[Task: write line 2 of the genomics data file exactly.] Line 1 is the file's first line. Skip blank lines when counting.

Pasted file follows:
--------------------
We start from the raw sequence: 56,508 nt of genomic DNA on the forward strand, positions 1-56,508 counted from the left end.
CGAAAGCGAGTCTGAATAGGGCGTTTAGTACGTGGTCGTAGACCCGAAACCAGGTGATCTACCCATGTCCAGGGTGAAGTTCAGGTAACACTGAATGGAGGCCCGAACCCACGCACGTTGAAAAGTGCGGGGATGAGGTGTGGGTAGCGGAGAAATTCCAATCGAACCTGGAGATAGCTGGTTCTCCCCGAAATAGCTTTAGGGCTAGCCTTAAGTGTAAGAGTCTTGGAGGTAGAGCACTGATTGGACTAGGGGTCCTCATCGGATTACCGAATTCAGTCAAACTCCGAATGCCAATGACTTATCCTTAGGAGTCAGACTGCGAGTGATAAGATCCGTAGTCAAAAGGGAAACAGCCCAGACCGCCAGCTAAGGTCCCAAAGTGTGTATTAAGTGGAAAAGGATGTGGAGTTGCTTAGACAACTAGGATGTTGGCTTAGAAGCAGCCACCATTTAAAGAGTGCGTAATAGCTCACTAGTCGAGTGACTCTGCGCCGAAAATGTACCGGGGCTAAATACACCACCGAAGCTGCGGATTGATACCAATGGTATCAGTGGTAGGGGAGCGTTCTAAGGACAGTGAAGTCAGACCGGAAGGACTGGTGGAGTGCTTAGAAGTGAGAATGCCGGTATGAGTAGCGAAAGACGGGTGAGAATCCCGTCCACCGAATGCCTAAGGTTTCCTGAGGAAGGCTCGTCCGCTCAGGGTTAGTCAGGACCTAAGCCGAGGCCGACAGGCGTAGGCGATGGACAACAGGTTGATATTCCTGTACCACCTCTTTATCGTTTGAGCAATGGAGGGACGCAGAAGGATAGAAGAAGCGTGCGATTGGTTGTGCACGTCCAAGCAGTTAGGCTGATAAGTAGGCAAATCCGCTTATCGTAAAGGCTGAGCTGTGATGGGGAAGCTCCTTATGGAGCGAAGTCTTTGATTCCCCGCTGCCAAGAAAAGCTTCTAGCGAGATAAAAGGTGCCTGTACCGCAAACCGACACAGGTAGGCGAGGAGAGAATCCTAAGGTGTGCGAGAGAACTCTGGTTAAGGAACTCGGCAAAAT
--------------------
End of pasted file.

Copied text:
CGAAAGCGAGTCTGAATAGGGCGTTTAGTACGTGGTCGTAGACCCGAAACCAGGTGATCTACCCATGTCCAGGGTGAAGTTCAGGTAACACTGAATGGAGGCCCGAACCCACGCACGTTGAAAAGTGCGGGGATGAGGTGTGGGTAGCGGAGAAATTCCAATCGAACCTGGAGATAGCTGGTTCTCCCCGAAATAGCTTTAGGGCTAGCCTTAAGTGTAAGAGTCTTGGAGGTAGAGCACTGATTGGACTAGGGGTCCTCATCGGATTACCGAATTCAGTCAAACTCCGAATGCCAATGACTTATCCTTAGGAGTCAGACTGCGAGTGATAAGATCCGTAGTCAAAAGGGAAACAGCCCAGACCGCCAGCTAAGGTCCCAAAGTGTGTATTAAGTGGAAAAGGATGTGGAGTTGCTTAGACAACTAGGATGTTGGCTTAGAAGCAGCCACCATTTAAAGAGTGCGTAATAGCTCACTAGTCGAGTGACTCTGCGCCGAAAATGTACCGGGGCTAAATACACCACCGAAGCTGCGGATTGATACCAATGGTATCAGTGGTAGGGGAGCGTTCTAAGGACAGTGAAGTCAGACCGGAAGGACTGGTGGAGTGCTTAGAAGTGAGAATGCCGGTATGAGTAGCGAAAGACGGGTGAGAATCCCGTCCACCGAATGCCTAAGGTTTCCTGAGGAAGGCTCGTCCGCTCAGGGTTAGTCAGGACCTAAGCCGAGGCCGACAGGCGTAGGCGATGGACAACAGGTTGATATTCCTGTACCACCTCTTTATCGTTTGAGCAATGGAGGGACGCAGAAGGATAGAAGAAGCGTGCGATTGGTTGTGCACGTCCAAGCAGTTAGGCTGATAAGTAGGCAAATCCGCTTATCGTAAAGGCTGAGCTGTGATGGGGAAGCTCCTTATGGAGCGAAGTCTTTGATTCCCCGCTGCCAAGAAAAGCTTCTAGCGAGATAAAAGGTGCCTGTACCGCAAACCGACACAGGTAGGCGAGGAGAGAATCCTAAGGTGTGCGAGAGAACTCTGGTTAAGGAACTCGGCAAAAT